When you've only $150 sitting in your pocket, you have to measure your expectations if you're looking to spend it on a phone. That sort of price bracket used to be the reserve of the cheap, plasticky feature phone, but today's launch of Motorola's Moto E puts a capable Android smartphone at your disposal for just $150.
Building on the great success of last year's budget-orientated Moto G, the Moto E is a no-frills Android smartphone that favours solid internal specifications over novelty features. Measuring 124.8 x 64.8 x 12.3mm and weighing 142g, it fits comfortably in one hand, with a curved plastic housing that's similar to what was seen in the Moto G. While it's far from being a premium-looking device (it's way too chunky for that), there's not a creak or flex to be found in its frame — a far cry from the cheap construction of other smartphones in this price bracket.
A 4.3-inch screen, running at 960 x 540 (qHD) resolution sits up front, with a 256ppi that Motorola states is best in its class. That's a tad smaller than the Moto G, and lower than the Moto G's 720p resolution. But it's still as colourful and bright, if not as sharp as the Moto G. To hit that price point a trade off had to be made, but at least Motorola hasn't massively undermined the screen quality.
Under the hood sits a 1.2GHz dual-core Qualcomm Snapdragon 200 with A7 CPU, backed by 1GB of RAM and a 400MHz single-core GPU. Again, it's a step down from the 1.2GHz quad-core Snapdragon 400 found in the Moto G, but it felt responsive enough during my brief time with the handset. A quick game of Angry Birds Go showed the handset at least capable of running some less-intensive casual games smoothly.
Part of the reason why the Moto E feels so responsive, despite its modest specs, is Motorola's commitment to using a near-vanilla version of Android. It's a great move — running Android 4.4.2 KitKat, the handset isn't slowed down by bloated overlays or unnecessary apps (the later particularly important seeing as only 4GB of internal storage is onboard — microSD cards up to 32GB are supported). With a lightweight Android build on board, navigating through homescreens, firing up apps and using tools like Google voice input felt snappier than some bogged-down handsets twice the price.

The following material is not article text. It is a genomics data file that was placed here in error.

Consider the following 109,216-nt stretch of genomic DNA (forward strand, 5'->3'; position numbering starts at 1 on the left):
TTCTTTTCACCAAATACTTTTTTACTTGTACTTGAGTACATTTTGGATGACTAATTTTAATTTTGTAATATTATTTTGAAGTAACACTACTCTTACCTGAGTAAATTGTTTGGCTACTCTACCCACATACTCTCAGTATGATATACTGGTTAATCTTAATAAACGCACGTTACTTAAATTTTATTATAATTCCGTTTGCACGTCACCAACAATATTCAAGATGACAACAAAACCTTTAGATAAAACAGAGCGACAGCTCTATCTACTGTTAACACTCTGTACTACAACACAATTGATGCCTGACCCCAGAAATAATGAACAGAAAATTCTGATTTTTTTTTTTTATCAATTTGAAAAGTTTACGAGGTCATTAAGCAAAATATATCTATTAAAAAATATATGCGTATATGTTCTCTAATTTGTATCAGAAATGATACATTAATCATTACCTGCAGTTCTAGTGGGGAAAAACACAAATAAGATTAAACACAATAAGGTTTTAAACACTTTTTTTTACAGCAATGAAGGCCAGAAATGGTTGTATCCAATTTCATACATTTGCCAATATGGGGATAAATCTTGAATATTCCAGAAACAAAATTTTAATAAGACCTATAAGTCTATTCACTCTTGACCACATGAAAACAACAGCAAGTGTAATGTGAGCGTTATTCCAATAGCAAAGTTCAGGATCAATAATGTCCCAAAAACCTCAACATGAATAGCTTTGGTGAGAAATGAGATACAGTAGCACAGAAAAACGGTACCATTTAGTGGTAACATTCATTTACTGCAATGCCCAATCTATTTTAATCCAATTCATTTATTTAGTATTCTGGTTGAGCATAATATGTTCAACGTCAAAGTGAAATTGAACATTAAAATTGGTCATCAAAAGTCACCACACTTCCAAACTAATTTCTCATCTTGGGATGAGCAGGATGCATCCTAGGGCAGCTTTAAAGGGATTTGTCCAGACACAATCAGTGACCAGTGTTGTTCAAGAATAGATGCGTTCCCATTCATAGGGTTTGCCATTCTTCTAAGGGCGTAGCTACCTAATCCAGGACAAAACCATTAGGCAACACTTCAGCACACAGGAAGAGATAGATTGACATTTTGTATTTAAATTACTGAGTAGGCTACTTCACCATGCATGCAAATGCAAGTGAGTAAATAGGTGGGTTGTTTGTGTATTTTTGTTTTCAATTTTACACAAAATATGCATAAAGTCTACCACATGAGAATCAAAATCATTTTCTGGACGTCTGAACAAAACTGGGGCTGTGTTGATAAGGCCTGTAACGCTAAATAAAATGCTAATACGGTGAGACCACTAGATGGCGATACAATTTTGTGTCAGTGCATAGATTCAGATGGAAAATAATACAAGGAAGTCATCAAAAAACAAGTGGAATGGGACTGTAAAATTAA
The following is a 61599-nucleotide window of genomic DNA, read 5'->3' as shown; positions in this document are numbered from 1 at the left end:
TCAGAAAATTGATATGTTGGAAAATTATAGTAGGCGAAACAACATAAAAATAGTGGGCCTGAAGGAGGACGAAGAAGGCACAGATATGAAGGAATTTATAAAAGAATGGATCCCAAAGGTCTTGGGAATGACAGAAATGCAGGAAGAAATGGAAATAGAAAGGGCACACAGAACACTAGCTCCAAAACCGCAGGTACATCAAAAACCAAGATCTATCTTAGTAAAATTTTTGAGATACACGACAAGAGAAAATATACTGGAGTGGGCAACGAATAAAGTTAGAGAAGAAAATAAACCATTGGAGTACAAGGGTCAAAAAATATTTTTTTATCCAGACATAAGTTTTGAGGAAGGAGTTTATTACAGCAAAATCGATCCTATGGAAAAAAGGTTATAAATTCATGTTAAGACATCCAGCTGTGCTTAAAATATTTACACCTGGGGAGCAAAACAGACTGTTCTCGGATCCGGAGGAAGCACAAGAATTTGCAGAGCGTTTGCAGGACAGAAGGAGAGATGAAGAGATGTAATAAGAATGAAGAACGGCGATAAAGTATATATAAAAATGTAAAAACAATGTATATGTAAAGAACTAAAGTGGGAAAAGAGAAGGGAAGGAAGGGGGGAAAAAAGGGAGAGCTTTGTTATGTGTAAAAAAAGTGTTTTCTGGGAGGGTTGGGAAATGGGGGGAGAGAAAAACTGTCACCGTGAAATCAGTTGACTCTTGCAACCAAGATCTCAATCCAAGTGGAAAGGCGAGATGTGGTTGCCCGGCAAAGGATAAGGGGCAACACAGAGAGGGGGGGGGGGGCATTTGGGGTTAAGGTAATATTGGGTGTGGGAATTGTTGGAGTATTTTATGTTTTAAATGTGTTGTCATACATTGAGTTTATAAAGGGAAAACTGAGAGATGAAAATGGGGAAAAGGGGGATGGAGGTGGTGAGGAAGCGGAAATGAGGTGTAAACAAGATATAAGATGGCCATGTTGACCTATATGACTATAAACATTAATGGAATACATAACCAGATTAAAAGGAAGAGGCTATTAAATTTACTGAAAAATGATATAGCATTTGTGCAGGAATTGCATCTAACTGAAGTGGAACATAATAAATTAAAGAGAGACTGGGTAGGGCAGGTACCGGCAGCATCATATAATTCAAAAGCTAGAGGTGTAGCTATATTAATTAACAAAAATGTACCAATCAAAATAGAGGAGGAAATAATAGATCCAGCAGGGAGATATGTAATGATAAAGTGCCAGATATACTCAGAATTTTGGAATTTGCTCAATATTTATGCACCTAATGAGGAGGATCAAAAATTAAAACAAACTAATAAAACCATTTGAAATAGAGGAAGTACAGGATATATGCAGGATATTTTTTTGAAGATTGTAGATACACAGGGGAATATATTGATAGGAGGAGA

Along with the returning Motorola Migrate tool (for quickly jumping from an old device to this new one), Assist meeting manager and FM radio apps from the Moto G, Motorola have added just a single new application for the Moto E. Alerts, allowing you to track loved one based on location notifications, organise meet up points and quickly access an emergency contact in times of danger, belies Motorola's intended audience for the device. As much as first time, cash-strapped smartphone buyers, it seems as though Motorola is positioning the handset as a first smartphone for youngsters — and giving parents the means to remotely keep an eye on them through the phone.
If there's one area where the phone's budget nature is really obvious however, it's in its camera. Even with just a brief play with it, the 5MP camera wasn't up to much. Shots looked grainy, and the lack of a flash won't help in low-light situations. There isn't even a front facing camera on it, so selfie enthusiasts will have to perfect the "at arms reach" rear camera shot. The camera app itself allows you to tap anywhere onscreen to capture a photo, but in my experience that only ever leads to shaky shots — especially in a case like this where no notable stabilisation techniques are in play.
A 1980mAh battery is present, which Motorola claim is good for a full days use. Despite having a removable cover (Motorola will sell nine colourful "Shell" cases and five different protective "Grip cases which clip onto the back), the battery pack is inaccessible, so no swapping it out if you're running low on juice.
Concessions then have been made even over the basic Moto G, but for $150 the Moto E is a remarkable proposition. With level-headed expectations, this could comfortable be an excellent back-up device for those that don't fancy taking their $600+ phones out on a wild night, and equally attractive to those looking to make an affordable jump from feature phone to smartphone.
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